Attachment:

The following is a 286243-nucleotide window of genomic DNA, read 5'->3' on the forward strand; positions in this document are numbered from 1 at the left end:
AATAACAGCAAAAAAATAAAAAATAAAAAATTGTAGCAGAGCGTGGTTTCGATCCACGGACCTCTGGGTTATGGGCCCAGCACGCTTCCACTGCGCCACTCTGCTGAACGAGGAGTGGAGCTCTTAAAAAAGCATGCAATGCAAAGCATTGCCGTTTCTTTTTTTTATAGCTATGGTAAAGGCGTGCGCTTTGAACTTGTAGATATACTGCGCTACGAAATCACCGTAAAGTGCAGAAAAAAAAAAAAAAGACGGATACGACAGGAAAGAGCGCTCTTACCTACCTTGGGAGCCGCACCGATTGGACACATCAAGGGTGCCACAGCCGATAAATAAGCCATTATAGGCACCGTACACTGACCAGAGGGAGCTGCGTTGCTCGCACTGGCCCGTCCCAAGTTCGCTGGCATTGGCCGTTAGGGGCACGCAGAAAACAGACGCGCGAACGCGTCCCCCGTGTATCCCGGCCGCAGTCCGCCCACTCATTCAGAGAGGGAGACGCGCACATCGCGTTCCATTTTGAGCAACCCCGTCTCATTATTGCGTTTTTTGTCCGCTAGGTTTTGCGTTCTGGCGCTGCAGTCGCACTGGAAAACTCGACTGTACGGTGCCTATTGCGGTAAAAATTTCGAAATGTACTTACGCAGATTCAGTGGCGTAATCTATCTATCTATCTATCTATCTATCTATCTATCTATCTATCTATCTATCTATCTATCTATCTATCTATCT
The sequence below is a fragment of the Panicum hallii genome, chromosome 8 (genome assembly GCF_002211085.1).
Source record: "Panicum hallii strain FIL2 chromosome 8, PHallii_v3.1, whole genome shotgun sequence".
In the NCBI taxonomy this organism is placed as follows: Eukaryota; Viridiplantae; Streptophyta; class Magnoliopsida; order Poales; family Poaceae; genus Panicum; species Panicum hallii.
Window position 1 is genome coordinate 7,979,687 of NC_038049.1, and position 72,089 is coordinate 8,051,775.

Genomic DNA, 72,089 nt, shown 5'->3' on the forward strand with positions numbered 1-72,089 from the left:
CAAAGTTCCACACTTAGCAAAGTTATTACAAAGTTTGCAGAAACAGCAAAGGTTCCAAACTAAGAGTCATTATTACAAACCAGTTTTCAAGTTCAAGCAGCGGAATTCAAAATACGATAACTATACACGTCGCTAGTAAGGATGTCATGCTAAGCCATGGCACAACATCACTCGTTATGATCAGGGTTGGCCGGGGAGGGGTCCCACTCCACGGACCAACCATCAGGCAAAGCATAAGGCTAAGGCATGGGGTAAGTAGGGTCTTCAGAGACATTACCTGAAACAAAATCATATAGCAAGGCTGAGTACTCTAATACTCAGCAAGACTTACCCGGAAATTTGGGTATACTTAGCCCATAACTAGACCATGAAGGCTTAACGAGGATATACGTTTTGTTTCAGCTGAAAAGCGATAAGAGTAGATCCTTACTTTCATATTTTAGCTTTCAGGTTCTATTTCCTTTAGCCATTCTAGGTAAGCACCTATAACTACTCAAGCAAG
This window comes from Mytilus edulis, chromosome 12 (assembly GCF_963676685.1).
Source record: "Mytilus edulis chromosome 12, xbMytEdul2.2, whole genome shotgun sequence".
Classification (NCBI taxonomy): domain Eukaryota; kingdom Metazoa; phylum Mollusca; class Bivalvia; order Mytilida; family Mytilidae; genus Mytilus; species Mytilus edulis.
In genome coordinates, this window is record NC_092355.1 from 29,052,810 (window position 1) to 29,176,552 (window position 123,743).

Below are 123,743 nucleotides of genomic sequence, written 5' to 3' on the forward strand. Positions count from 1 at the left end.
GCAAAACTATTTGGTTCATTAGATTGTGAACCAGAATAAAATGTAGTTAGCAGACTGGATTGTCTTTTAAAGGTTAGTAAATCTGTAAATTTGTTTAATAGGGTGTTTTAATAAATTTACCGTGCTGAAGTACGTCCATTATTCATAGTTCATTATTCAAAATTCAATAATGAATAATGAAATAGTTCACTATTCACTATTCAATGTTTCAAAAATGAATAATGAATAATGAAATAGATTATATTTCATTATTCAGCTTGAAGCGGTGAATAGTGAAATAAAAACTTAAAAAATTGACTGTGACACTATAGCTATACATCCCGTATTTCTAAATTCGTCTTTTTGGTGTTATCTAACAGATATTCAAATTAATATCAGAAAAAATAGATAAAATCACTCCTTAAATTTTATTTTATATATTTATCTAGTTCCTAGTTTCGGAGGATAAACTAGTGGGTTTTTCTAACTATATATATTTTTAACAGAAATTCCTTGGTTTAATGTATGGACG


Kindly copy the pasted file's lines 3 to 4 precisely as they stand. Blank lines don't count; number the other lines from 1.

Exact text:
The sequence below is a fragment of the Panicum hallii genome, chromosome 8 (genome assembly GCF_002211085.1).
Source record: "Panicum hallii strain FIL2 chromosome 8, PHallii_v3.1, whole genome shotgun sequence".